Wednesday, July 16, 2008


The other day Melanie B. linked to this post. Although the post is about politics it goes deeper than just commentary on current events. One paragraph in particular struck me:

Who amongst us would have saved the world by dying on a cross? And not
saved us in sensible fashion, making everything clear and easy and genuinely
safe? But rather saved us by giving us the choice to become like God through
accepting something that isn't at all clear or easy or safe (at least not our
definition of safe which includes not scary), accepting the cross? Who amongst
us wants the cross? Who believes it actually does save? Isn't that one of the
hardest things to believe?

I've had a very rough twenty-four hours (starting with not wanting to go to sleep because I didn't want it to be dark and quiet enough for me to think) which are the result of a rather rough week. I won't go into details but suffice it to say that God's idea for how the universe ought to be run is not matching up with my idea. I told Him so this morning, in a manner that probably isn't suitable for addressing the King of Kings. Instead of smiting me off the face of the earth God brought the above paragraph to the forefront of my mind, reminding me what kind of safety He promised me when I chose to believe in Him.

I wanted (okay, want, present tense) to reply to that with, "Ah, this is obviously some strange usage of the word safe that I wasn't previously aware of."*

If I did, I wouldn't be wrong. (At least not factually, though there's something wrong with getting snarky with God.) The Cross redefined a lot of things. The Cross, in fact, transformed everything about the world. The Cross is the foolishness of God which is wiser than human wisdom.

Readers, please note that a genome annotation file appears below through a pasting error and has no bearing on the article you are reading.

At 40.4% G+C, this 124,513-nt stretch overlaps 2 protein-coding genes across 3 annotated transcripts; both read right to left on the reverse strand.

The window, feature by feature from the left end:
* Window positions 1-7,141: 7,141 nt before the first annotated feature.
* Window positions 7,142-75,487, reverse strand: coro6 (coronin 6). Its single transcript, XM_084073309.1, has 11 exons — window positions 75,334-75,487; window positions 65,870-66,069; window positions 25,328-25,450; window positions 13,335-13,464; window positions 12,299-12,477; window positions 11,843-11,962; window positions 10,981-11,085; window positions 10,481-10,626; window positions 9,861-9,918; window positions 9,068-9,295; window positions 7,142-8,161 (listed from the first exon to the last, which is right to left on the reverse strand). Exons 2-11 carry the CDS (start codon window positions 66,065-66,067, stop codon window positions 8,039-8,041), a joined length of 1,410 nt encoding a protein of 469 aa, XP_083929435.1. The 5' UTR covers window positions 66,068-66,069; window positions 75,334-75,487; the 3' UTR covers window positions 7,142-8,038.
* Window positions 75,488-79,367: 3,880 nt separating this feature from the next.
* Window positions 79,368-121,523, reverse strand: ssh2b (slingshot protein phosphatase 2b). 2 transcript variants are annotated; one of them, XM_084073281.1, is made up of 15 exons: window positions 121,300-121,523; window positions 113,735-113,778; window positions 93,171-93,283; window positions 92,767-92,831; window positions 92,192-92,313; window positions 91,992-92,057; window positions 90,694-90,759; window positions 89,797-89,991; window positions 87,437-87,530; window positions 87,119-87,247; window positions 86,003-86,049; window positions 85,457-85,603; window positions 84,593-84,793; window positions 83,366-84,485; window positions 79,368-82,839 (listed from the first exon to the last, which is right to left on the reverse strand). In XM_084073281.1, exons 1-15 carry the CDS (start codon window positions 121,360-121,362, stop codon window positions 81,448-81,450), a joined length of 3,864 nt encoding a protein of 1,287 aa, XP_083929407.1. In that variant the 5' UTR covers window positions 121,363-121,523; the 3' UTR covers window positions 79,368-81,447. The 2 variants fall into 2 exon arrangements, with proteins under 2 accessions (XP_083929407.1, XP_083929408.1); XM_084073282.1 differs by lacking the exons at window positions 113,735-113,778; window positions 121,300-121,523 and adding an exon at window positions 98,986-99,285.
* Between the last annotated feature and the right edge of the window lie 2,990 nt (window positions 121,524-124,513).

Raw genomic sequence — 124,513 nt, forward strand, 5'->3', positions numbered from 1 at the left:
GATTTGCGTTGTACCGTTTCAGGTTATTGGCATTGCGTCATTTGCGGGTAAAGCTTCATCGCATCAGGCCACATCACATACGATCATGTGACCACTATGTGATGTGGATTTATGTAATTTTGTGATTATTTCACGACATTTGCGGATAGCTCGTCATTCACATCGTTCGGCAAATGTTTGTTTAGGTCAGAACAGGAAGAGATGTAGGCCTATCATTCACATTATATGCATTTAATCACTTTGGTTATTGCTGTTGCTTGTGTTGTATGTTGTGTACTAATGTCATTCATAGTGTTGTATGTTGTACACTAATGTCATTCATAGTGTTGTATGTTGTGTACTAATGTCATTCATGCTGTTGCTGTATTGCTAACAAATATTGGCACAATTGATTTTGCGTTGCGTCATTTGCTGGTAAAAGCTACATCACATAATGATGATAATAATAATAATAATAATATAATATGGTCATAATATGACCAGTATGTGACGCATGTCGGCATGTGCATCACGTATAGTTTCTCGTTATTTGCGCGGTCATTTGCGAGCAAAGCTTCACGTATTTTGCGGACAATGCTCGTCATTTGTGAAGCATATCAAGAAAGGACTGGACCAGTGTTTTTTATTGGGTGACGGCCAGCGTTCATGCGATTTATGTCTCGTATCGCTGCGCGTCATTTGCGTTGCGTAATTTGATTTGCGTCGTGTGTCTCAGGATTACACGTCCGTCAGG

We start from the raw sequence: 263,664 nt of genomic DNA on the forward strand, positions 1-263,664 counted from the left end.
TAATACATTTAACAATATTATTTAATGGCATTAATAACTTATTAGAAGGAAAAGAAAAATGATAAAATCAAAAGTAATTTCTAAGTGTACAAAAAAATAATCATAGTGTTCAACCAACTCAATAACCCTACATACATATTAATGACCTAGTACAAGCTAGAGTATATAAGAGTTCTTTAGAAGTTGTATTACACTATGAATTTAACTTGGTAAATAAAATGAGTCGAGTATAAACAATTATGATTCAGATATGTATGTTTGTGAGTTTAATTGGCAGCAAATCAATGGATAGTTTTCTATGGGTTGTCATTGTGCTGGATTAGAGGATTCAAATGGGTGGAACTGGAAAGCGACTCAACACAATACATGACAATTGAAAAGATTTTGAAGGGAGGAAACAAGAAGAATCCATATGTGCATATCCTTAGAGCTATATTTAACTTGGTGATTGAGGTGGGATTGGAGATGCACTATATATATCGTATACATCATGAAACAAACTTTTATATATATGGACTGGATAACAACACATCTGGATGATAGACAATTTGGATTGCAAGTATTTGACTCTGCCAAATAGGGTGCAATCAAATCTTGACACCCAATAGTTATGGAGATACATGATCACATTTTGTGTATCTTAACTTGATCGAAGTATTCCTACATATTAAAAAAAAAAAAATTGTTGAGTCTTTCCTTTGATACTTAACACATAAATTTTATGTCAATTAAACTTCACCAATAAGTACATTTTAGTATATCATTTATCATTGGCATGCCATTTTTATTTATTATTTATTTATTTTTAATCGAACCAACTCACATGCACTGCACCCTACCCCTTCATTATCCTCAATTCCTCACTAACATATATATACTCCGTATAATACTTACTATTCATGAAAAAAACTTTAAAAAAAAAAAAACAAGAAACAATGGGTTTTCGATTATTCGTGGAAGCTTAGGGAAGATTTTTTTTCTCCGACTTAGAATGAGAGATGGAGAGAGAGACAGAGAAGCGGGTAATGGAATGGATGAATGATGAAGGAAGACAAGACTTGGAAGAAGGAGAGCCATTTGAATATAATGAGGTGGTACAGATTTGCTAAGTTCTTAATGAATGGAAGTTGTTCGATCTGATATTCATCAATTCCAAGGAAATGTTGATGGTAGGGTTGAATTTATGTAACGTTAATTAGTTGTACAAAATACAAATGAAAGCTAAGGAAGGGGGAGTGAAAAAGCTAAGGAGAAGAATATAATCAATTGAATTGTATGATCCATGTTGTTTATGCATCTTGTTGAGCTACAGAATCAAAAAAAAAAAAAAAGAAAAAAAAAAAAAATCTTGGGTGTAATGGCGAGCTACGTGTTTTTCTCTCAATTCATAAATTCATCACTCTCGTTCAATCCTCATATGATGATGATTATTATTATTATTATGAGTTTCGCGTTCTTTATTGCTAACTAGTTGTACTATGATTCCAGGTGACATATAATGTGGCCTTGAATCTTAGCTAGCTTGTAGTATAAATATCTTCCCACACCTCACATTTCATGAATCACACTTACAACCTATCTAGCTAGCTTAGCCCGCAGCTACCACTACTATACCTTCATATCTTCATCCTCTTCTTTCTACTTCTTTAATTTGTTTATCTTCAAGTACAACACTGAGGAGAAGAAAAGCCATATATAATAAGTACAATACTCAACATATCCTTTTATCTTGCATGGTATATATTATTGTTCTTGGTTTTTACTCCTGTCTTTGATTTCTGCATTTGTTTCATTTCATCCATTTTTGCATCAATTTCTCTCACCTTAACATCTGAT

God never promised me that life would go the way I wanted. He never promised that I'd be safe. Life isn't safe. It's the price of living in occupied territory. If we're going to take the risk of love we're going to take the risk of attack by the enemy. I knew that, dimly, when I first chose to believe in God. I've been learning it more clearly in the last few years, most especially one day a few months ago when a certain choice was presented to me in this way: Are you willing to take the risk? I was, and am, but that doesn't mean it's going to be easy. It doesn't mean I'm not going to get scared.

The only safety God provides for us is the safety to stand with the Cross at our backs, facing the enemy and all his minions (including Fear, and Despair) with the knowledge that they cannot win in the end.

*Douglas Adams, The Hitchhiker's Guide to the Galaxy

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